DURHAM Wildlife Trust has launched a project designed to take the wonders of the Durham moors wildlife into the classroom.

The Living Uplands project offers primary schools a free education pack that encourages young people to take a closer look at bird and plant life on the Durham uplands. 

Included in the pack, which can be used across all aspects of the curriculum, is information on the Black Grouse, one of the area’s rarest birds.

Black Grouse, the sixth most endangered bird in the UK, have declined in many parts of the United Kingdom but significant populations survive in the North Pennines, including the Durham moors, upland areas of Wales and most of Scotland.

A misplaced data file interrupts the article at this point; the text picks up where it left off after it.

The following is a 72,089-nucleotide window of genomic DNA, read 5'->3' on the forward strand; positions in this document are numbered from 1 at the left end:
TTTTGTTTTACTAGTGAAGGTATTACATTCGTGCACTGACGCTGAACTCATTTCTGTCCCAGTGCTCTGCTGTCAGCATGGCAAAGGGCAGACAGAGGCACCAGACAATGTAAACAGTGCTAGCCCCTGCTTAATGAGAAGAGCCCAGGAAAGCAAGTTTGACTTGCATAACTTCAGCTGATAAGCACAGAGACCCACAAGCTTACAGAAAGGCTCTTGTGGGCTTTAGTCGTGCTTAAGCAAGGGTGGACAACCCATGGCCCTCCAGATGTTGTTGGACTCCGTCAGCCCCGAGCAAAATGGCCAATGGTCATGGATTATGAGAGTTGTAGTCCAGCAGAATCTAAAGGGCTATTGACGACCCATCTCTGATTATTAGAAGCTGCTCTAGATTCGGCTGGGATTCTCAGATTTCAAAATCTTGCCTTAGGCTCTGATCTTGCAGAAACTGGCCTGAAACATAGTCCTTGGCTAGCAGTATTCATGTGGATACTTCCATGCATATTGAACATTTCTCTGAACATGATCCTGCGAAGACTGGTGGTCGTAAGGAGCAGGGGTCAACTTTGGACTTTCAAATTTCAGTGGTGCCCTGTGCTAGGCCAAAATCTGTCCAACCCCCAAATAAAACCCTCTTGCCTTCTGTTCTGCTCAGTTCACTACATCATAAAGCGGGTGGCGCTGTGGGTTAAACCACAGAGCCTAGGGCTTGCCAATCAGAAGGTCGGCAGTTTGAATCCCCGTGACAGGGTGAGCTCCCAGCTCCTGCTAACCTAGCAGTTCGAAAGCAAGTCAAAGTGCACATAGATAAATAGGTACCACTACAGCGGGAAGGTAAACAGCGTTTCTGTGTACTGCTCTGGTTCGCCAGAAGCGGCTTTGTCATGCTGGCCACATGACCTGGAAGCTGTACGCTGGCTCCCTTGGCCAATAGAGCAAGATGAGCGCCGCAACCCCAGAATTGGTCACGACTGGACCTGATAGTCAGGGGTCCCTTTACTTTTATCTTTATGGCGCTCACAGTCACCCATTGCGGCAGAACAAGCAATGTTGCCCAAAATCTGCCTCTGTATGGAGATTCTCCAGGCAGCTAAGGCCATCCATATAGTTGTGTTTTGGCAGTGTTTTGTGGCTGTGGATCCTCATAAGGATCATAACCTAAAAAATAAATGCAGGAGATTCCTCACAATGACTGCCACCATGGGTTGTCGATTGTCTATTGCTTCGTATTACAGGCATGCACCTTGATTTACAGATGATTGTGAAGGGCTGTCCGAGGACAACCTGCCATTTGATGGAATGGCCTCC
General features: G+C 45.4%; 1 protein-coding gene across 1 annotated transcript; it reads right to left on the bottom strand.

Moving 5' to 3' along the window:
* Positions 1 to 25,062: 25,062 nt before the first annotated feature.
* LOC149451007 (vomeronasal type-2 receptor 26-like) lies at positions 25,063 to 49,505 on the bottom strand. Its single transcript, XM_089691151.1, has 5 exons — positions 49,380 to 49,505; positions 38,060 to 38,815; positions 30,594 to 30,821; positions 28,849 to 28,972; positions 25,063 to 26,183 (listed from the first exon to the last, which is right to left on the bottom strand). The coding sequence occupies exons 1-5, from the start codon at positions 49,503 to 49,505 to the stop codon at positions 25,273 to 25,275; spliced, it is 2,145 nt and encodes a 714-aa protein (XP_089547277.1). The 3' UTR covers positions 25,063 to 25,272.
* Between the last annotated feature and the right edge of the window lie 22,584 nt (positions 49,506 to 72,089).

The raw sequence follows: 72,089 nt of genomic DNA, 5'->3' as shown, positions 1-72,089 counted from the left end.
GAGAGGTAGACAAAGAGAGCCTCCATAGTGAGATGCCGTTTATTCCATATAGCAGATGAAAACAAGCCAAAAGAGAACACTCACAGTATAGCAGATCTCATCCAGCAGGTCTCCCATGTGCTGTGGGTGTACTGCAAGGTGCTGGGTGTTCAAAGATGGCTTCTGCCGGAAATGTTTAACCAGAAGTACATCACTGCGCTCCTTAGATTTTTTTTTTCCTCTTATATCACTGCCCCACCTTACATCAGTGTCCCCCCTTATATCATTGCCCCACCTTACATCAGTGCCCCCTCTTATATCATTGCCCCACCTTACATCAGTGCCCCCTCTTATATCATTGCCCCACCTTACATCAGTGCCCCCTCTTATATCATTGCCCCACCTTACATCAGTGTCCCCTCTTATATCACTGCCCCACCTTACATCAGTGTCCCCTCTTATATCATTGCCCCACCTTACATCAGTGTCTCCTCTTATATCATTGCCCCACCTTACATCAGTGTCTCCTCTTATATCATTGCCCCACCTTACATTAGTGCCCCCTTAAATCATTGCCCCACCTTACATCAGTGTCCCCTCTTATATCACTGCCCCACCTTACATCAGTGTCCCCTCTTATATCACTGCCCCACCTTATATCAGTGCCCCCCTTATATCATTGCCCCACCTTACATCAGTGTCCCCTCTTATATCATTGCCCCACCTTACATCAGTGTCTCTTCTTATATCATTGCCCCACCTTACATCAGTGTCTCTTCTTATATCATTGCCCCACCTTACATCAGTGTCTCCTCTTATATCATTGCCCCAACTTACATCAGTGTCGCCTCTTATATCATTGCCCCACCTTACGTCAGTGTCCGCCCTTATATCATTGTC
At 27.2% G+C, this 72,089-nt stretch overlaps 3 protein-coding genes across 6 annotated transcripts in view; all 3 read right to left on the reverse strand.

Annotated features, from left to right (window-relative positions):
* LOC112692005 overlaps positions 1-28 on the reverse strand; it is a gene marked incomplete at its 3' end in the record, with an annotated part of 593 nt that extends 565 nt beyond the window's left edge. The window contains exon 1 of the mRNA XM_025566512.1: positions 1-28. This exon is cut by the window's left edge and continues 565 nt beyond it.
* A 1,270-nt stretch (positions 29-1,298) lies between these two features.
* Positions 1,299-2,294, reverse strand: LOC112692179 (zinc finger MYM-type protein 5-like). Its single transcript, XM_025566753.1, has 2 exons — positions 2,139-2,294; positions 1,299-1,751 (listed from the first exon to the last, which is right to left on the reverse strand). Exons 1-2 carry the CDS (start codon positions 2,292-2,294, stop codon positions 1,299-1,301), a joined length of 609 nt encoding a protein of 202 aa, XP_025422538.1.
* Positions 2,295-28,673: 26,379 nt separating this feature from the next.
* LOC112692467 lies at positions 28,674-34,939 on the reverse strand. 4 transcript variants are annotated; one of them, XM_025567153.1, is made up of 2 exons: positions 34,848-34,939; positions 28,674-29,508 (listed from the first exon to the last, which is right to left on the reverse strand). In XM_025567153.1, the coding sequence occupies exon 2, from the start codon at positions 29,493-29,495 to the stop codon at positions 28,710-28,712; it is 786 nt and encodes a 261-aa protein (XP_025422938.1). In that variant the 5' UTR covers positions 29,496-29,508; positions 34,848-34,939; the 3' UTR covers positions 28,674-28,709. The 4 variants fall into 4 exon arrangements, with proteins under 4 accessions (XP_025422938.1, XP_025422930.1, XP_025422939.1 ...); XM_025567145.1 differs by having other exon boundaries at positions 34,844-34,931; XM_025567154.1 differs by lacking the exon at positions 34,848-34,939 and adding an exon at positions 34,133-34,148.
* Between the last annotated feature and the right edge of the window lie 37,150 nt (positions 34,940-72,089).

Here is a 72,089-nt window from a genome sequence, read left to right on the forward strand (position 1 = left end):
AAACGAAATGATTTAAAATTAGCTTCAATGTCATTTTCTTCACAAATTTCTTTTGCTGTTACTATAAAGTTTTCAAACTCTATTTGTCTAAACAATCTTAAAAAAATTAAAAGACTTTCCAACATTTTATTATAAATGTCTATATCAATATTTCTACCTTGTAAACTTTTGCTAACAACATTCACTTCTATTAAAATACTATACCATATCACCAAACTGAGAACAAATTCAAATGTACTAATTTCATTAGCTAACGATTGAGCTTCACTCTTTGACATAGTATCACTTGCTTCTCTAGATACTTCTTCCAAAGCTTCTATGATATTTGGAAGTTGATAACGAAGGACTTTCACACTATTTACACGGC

The Living Uplands education pack includes information on the birds’ breeding grounds where in the spring the males gather to display for the females while uttering a distinctive ‘bubbling’ mating call in a ritual known as a lek. The ritual happens particularly in April and May.

Kirtsy Pollard, of the Trust, said: “The Living Uplands project links to Key Stage 1 and 2 on the primary school curriculum and is an effective way to enhance Science and Literacy skills, and to promote pupils’ creativity and confidence.

“Using everything from pictures and videos to blogs, the project provides children and teachers with a window into the upland moorlands to see birdlife at first hand. We look forward to exploring the Living Uplands with our region’s young people.”

For access to the educational resources, a school needs to register with the website. This provides full access to the online resource and can be found at  www.livinguplands.com Teachers can also ring the Trust on 0191 584 3112